I’m not exactly sure what made me decide to read actor/musician John Stamos’ memoir, If You Would Have Told Me: A Memoir, published in late October 2023. John Stamos has been famous for a good portion of my life. He was on General Hospital in the early 80s, but I never watched that show. I was a Guiding Light fan. I do remember him from Full House, but I was a little too old for that show when it originally aired. I can’t say I was a super fan.
I’ve also never thought Stamos was a particularly great musician… or, at least not when he did music on Full House. I do know that he’s friends with the surviving members of The Beach Boys, and they often have him as a guest drummer. But even though I have a lot of music from a vast array of artists across the spectrum of musicians, I don’t own any music by John Stamos.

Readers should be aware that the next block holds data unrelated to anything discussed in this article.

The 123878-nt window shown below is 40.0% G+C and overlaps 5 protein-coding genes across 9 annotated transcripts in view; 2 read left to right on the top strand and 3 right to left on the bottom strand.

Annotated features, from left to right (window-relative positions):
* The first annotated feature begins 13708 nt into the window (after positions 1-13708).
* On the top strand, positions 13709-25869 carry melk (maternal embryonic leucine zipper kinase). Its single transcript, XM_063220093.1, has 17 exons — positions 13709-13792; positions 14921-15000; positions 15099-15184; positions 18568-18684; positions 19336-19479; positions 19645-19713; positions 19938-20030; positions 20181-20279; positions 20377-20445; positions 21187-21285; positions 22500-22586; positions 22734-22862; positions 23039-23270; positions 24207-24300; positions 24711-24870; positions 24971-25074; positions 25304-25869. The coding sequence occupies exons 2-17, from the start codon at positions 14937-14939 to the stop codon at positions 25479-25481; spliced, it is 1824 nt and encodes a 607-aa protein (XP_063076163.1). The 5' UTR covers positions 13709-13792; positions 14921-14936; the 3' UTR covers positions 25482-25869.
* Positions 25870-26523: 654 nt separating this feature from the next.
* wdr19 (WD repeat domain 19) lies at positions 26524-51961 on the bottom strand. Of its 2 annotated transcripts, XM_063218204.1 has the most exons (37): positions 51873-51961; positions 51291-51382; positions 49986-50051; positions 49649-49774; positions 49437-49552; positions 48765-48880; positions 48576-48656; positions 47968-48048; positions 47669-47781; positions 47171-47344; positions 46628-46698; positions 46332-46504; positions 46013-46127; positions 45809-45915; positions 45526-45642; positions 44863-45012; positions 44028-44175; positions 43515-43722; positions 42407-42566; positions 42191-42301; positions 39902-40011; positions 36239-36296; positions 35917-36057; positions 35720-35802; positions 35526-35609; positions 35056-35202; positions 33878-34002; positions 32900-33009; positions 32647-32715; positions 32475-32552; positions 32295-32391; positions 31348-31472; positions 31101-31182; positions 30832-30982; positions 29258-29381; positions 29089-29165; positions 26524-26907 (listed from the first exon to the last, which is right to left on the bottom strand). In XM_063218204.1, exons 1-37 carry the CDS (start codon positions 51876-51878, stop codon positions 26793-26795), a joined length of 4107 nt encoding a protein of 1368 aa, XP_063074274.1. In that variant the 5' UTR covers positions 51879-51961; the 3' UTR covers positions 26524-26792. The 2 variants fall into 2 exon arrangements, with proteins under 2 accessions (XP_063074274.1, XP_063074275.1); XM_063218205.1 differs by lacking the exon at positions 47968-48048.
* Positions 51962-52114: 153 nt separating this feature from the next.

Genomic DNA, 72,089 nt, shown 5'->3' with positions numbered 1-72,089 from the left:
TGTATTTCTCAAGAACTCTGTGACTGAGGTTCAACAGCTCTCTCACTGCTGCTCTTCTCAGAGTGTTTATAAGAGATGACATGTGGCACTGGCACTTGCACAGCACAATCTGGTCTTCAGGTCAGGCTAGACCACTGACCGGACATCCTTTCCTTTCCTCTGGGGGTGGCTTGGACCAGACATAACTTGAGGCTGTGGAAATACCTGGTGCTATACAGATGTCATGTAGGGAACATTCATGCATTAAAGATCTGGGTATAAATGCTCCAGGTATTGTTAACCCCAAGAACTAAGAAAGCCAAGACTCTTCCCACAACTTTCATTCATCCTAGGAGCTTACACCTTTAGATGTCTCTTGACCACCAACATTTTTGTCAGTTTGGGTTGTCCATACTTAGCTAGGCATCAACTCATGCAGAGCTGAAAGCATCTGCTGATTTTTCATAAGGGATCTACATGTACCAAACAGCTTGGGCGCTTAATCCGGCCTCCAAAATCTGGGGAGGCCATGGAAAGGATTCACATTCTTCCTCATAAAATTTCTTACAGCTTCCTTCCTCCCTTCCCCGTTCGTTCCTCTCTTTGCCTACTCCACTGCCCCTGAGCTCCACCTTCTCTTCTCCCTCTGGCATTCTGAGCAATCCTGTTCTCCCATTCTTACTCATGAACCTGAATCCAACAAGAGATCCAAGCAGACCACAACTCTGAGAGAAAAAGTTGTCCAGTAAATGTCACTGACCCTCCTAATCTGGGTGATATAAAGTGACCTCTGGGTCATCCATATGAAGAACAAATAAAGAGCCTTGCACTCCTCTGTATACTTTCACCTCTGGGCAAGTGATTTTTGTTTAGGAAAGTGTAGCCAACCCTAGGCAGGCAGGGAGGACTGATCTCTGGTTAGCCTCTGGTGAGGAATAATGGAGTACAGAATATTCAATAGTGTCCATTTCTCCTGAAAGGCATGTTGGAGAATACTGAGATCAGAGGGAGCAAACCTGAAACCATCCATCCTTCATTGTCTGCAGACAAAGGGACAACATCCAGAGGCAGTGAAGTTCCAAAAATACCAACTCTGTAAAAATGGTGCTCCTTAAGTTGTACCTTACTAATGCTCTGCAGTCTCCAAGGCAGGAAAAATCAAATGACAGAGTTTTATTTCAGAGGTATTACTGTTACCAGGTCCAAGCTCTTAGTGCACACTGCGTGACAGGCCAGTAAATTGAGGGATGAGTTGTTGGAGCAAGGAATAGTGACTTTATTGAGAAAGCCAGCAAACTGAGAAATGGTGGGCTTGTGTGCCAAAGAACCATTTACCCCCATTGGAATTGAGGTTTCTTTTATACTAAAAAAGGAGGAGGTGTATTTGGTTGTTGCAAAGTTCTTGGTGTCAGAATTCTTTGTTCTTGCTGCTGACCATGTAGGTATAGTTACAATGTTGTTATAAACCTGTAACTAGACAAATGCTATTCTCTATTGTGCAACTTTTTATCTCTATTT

So why did I read John’s book, If You Would Have Told Me? Well, it was probably based on a combination of drinking too much alcohol and reading too many clickbait articles about the more lurid details about the book. I am not a particularly highbrow type, so I don’t mind dipping into scandalous tell alls sometimes, even if the book was just written strictly for the money. And the cast of Full House has had its share of scandals. They aren’t quite to the tragic level of the actors from Diff’rent Strokes, but there have been some headlines. I figured some of that would be in John Stamos’ book. Plus, I figured it would be quick and easy to read.
I finished If You Would Have Told Me last night. Overall, I think it’s a fairly decent memoir. I’ve certainly read worse. However, Stamos writes in historical present tense, which is a little annoying to me. It’s just a personal quirk of mine. He’s also not a particularly humble person, not that I was expecting him to be. Sometimes he’s fairly candid, especially when he speaks of his addiction to alcohol and how it was affecting his health. I can tell that John Stamos’ late parents were very good people who loved their children, but his mother, Loretta, especially doted on John. And he obviously adored her, too, as much as he respected his father. I enjoyed reading about that. He made it sound like his parents were salt of the earth type people who never let John’s fame go to their heads or change their lifestyles.